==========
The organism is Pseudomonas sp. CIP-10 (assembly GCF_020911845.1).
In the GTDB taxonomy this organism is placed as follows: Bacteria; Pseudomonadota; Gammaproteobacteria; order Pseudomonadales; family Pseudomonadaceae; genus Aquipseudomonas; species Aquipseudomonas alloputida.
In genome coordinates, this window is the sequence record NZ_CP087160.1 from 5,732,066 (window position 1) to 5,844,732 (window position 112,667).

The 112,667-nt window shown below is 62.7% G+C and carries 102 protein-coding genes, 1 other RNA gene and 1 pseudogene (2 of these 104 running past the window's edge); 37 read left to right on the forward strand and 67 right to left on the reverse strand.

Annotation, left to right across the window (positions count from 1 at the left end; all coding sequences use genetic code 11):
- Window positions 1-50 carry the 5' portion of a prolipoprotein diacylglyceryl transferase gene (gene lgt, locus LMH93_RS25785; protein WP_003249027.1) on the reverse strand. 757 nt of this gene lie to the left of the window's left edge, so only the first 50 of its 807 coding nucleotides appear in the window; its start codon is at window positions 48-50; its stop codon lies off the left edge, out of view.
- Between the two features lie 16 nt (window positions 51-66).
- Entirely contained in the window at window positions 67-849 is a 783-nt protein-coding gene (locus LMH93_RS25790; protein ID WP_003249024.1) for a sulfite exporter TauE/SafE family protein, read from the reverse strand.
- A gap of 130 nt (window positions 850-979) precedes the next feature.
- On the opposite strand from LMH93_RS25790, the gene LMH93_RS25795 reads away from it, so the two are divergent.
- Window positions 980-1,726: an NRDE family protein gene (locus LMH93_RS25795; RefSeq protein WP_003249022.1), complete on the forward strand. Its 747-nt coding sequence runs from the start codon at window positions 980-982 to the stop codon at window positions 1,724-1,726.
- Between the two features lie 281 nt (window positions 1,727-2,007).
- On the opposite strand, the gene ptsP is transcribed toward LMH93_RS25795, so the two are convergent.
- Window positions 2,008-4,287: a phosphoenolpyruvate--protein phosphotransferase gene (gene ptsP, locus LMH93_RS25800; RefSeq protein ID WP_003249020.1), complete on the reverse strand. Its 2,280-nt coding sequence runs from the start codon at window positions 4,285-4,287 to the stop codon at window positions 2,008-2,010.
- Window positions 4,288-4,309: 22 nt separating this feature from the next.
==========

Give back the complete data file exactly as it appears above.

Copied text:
The organism is Pseudomonas sp. CIP-10 (assembly GCF_020911845.1).
In the GTDB taxonomy this organism is placed as follows: Bacteria; Pseudomonadota; Gammaproteobacteria; order Pseudomonadales; family Pseudomonadaceae; genus Aquipseudomonas; species Aquipseudomonas alloputida.
In genome coordinates, this window is the sequence record NZ_CP087160.1 from 5,732,066 (window position 1) to 5,844,732 (window position 112,667).

The 112,667-nt window shown below is 62.7% G+C and carries 102 protein-coding genes, 1 other RNA gene and 1 pseudogene (2 of these 104 running past the window's edge); 37 read left to right on the forward strand and 67 right to left on the reverse strand.

Annotation, left to right across the window (positions count from 1 at the left end; all coding sequences use genetic code 11):
- Window positions 1-50 carry the 5' portion of a prolipoprotein diacylglyceryl transferase gene (gene lgt, locus LMH93_RS25785; protein WP_003249027.1) on the reverse strand. 757 nt of this gene lie to the left of the window's left edge, so only the first 50 of its 807 coding nucleotides appear in the window; its start codon is at window positions 48-50; its stop codon lies off the left edge, out of view.
- Between the two features lie 16 nt (window positions 51-66).
- Entirely contained in the window at window positions 67-849 is a 783-nt protein-coding gene (locus LMH93_RS25790; protein ID WP_003249024.1) for a sulfite exporter TauE/SafE family protein, read from the reverse strand.
- A gap of 130 nt (window positions 850-979) precedes the next feature.
- On the opposite strand from LMH93_RS25790, the gene LMH93_RS25795 reads away from it, so the two are divergent.
- Window positions 980-1,726: an NRDE family protein gene (locus LMH93_RS25795; RefSeq protein WP_003249022.1), complete on the forward strand. Its 747-nt coding sequence runs from the start codon at window positions 980-982 to the stop codon at window positions 1,724-1,726.
- Between the two features lie 281 nt (window positions 1,727-2,007).
- On the opposite strand, the gene ptsP is transcribed toward LMH93_RS25795, so the two are convergent.
- Window positions 2,008-4,287: a phosphoenolpyruvate--protein phosphotransferase gene (gene ptsP, locus LMH93_RS25800; RefSeq protein ID WP_003249020.1), complete on the reverse strand. Its 2,280-nt coding sequence runs from the start codon at window positions 4,285-4,287 to the stop codon at window positions 2,008-2,010.
- Window positions 4,288-4,309: 22 nt separating this feature from the next.